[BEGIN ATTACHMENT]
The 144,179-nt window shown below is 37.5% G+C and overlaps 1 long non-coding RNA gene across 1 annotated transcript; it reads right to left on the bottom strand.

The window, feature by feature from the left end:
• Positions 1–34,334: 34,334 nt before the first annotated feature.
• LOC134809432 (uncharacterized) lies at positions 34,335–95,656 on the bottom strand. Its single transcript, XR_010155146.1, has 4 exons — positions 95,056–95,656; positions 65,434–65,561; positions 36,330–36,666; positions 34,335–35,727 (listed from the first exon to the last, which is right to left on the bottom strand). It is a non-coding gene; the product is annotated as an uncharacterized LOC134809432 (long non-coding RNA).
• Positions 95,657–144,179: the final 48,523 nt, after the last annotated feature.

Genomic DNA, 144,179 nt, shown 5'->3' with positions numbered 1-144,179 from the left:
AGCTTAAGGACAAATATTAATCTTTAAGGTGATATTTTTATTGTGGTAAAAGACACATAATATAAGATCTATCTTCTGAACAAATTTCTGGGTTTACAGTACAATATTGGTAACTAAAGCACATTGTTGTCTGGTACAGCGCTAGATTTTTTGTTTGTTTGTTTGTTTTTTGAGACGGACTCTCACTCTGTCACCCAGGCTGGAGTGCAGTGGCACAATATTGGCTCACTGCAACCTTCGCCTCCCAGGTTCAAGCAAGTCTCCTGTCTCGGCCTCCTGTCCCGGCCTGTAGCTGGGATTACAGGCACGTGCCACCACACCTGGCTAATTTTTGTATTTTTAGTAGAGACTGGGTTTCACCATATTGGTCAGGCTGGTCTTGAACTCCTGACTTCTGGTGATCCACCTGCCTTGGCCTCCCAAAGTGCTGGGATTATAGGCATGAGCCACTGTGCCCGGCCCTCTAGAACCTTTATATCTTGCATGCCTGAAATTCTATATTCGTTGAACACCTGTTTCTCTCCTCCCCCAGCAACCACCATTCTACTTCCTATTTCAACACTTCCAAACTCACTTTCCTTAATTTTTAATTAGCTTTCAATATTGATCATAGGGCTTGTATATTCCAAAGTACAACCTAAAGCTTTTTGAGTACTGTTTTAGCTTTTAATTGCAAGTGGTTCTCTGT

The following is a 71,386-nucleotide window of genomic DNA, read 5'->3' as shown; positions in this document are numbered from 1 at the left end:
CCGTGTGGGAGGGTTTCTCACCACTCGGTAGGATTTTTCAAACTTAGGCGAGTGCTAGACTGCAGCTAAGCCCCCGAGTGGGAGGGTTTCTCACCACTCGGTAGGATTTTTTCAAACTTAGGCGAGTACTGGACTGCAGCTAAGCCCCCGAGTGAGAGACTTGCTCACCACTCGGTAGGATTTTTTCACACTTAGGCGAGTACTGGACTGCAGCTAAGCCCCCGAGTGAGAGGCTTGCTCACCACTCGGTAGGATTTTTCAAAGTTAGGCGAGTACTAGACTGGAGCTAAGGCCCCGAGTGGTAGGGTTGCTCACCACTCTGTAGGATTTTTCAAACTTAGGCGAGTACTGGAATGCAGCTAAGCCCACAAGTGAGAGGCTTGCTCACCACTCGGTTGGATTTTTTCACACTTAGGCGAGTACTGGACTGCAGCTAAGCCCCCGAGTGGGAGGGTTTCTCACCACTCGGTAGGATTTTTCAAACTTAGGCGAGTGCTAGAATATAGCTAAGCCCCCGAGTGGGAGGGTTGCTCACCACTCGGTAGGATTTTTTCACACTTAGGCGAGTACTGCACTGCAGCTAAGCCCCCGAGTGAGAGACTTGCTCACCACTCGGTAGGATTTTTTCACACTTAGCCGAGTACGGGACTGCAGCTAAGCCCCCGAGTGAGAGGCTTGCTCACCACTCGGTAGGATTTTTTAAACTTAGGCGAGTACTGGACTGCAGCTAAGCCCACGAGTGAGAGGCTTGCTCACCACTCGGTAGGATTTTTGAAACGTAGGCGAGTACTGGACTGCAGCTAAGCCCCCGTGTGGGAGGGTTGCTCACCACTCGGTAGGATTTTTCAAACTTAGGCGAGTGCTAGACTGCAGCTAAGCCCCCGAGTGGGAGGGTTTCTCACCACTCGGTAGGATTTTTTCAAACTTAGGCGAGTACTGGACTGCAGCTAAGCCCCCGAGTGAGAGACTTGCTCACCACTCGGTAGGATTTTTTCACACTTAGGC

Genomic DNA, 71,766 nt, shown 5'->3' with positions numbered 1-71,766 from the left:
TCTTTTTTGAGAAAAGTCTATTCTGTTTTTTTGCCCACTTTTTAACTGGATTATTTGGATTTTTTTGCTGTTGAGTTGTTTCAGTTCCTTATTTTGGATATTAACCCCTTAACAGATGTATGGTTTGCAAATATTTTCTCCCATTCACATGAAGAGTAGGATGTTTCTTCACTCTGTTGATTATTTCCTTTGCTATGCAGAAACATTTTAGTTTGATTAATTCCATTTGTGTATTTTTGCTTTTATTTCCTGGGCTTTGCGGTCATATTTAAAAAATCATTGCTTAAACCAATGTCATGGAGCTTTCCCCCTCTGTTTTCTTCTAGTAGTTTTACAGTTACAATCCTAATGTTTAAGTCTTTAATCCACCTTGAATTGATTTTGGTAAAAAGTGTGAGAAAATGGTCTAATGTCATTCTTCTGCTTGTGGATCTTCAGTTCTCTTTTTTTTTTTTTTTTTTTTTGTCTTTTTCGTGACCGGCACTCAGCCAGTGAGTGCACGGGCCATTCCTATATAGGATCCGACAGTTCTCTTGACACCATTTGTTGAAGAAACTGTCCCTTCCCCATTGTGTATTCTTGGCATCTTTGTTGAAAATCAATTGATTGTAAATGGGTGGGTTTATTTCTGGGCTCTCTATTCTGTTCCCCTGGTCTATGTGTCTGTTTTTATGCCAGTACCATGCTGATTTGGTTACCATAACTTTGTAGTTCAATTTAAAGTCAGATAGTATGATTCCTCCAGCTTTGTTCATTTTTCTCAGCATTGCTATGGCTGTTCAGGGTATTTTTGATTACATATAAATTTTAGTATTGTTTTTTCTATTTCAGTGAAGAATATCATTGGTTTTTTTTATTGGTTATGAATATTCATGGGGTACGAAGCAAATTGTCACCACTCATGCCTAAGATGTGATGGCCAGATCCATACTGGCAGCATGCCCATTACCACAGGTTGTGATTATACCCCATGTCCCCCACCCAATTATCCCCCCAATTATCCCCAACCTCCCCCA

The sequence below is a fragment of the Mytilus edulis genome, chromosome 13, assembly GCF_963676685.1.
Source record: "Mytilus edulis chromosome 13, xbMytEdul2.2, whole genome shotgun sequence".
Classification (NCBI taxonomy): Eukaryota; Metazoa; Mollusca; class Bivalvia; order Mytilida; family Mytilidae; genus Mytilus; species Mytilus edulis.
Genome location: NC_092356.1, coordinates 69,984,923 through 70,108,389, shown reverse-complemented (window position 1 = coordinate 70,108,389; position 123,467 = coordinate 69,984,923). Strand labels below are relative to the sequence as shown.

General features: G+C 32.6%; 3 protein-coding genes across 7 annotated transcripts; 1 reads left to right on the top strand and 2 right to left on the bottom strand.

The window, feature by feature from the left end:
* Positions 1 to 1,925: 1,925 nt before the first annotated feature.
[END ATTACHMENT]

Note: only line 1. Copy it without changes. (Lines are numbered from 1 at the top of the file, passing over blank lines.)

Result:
The 144,179-nt window shown below is 37.5% G+C and overlaps 1 long non-coding RNA gene across 1 annotated transcript; it reads right to left on the bottom strand.